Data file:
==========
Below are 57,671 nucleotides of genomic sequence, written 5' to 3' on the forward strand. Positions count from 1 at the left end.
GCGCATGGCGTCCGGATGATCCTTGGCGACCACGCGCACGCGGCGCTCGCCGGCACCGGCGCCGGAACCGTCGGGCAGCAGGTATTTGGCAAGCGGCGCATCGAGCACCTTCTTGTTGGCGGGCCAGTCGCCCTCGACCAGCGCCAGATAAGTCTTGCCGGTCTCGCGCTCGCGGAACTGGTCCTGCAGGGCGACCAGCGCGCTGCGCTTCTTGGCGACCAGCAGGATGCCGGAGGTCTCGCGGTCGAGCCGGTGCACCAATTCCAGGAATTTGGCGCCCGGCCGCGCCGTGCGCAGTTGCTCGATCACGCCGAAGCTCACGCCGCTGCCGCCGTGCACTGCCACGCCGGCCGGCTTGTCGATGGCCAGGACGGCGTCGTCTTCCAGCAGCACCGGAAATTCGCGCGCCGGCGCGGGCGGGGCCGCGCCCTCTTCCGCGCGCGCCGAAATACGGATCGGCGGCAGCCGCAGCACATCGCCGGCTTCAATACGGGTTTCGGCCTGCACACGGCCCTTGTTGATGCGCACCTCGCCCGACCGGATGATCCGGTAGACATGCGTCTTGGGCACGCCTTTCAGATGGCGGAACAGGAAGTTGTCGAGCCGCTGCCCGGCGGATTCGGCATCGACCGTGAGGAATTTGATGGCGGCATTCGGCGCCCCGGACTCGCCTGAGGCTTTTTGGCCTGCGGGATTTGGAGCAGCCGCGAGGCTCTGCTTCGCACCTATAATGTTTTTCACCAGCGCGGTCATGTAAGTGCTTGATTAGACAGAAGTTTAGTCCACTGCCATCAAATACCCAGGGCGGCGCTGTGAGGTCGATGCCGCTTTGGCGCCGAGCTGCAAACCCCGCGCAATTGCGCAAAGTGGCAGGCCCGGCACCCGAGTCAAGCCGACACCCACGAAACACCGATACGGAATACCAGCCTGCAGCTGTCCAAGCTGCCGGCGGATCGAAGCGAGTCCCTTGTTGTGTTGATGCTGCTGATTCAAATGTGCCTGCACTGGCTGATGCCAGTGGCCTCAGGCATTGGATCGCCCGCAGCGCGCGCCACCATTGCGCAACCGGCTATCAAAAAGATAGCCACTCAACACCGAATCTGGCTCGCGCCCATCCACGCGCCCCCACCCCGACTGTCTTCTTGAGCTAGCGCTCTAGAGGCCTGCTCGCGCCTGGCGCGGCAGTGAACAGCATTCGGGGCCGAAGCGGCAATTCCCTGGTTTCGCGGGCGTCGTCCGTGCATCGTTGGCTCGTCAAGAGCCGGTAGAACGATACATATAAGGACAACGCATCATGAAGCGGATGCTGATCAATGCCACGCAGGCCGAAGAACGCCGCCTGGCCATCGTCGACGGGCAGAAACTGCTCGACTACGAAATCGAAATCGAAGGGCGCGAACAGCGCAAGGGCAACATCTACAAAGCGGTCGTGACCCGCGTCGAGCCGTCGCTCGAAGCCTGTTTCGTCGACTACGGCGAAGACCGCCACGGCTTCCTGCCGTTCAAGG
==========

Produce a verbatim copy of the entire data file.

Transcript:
Below are 57,671 nucleotides of genomic sequence, written 5' to 3' on the forward strand. Positions count from 1 at the left end.
GCGCATGGCGTCCGGATGATCCTTGGCGACCACGCGCACGCGGCGCTCGCCGGCACCGGCGCCGGAACCGTCGGGCAGCAGGTATTTGGCAAGCGGCGCATCGAGCACCTTCTTGTTGGCGGGCCAGTCGCCCTCGACCAGCGCCAGATAAGTCTTGCCGGTCTCGCGCTCGCGGAACTGGTCCTGCAGGGCGACCAGCGCGCTGCGCTTCTTGGCGACCAGCAGGATGCCGGAGGTCTCGCGGTCGAGCCGGTGCACCAATTCCAGGAATTTGGCGCCCGGCCGCGCCGTGCGCAGTTGCTCGATCACGCCGAAGCTCACGCCGCTGCCGCCGTGCACTGCCACGCCGGCCGGCTTGTCGATGGCCAGGACGGCGTCGTCTTCCAGCAGCACCGGAAATTCGCGCGCCGGCGCGGGCGGGGCCGCGCCCTCTTCCGCGCGCGCCGAAATACGGATCGGCGGCAGCCGCAGCACATCGCCGGCTTCAATACGGGTTTCGGCCTGCACACGGCCCTTGTTGATGCGCACCTCGCCCGACCGGATGATCCGGTAGACATGCGTCTTGGGCACGCCTTTCAGATGGCGGAACAGGAAGTTGTCGAGCCGCTGCCCGGCGGATTCGGCATCGACCGTGAGGAATTTGATGGCGGCATTCGGCGCCCCGGACTCGCCTGAGGCTTTTTGGCCTGCGGGATTTGGAGCAGCCGCGAGGCTCTGCTTCGCACCTATAATGTTTTTCACCAGCGCGGTCATGTAAGTGCTTGATTAGACAGAAGTTTAGTCCACTGCCATCAAATACCCAGGGCGGCGCTGTGAGGTCGATGCCGCTTTGGCGCCGAGCTGCAAACCCCGCGCAATTGCGCAAAGTGGCAGGCCCGGCACCCGAGTCAAGCCGACACCCACGAAACACCGATACGGAATACCAGCCTGCAGCTGTCCAAGCTGCCGGCGGATCGAAGCGAGTCCCTTGTTGTGTTGATGCTGCTGATTCAAATGTGCCTGCACTGGCTGATGCCAGTGGCCTCAGGCATTGGATCGCCCGCAGCGCGCGCCACCATTGCGCAACCGGCTATCAAAAAGATAGCCACTCAACACCGAATCTGGCTCGCGCCCATCCACGCGCCCCCACCCCGACTGTCTTCTTGAGCTAGCGCTCTAGAGGCCTGCTCGCGCCTGGCGCGGCAGTGAACAGCATTCGGGGCCGAAGCGGCAATTCCCTGGTTTCGCGGGCGTCGTCCGTGCATCGTTGGCTCGTCAAGAGCCGGTAGAACGATACATATAAGGACAACGCATCATGAAGCGGATGCTGATCAATGCCACGCAGGCCGAAGAACGCCGCCTGGCCATCGTCGACGGGCAGAAACTGCTCGACTACGAAATCGAAATCGAAGGGCGCGAACAGCGCAAGGGCAACATCTACAAAGCGGTCGTGACCCGCGTCGAGCCGTCGCTCGAAGCCTGTTTCGTCGACTACGGCGAAGACCGCCACGGCTTCCTGCCGTTCAAGG